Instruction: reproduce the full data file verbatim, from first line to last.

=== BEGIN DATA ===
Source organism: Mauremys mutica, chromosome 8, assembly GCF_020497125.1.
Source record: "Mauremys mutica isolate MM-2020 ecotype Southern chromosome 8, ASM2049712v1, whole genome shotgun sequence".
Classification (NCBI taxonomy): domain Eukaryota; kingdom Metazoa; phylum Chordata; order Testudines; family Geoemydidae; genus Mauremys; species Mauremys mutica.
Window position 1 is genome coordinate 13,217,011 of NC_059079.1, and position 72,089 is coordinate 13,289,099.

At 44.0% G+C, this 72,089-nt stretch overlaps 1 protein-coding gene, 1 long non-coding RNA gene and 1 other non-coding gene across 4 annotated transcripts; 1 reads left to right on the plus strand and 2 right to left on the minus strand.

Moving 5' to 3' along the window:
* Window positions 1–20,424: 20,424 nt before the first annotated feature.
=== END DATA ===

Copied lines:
Source organism: Mauremys mutica, chromosome 8, assembly GCF_020497125.1.
Source record: "Mauremys mutica isolate MM-2020 ecotype Southern chromosome 8, ASM2049712v1, whole genome shotgun sequence".
Classification (NCBI taxonomy): domain Eukaryota; kingdom Metazoa; phylum Chordata; order Testudines; family Geoemydidae; genus Mauremys; species Mauremys mutica.
Window position 1 is genome coordinate 13,217,011 of NC_059079.1, and position 72,089 is coordinate 13,289,099.

At 44.0% G+C, this 72,089-nt stretch overlaps 1 protein-coding gene, 1 long non-coding RNA gene and 1 other non-coding gene across 4 annotated transcripts; 1 reads left to right on the plus strand and 2 right to left on the minus strand.

Moving 5' to 3' along the window:
* Window positions 1–20,424: 20,424 nt before the first annotated feature.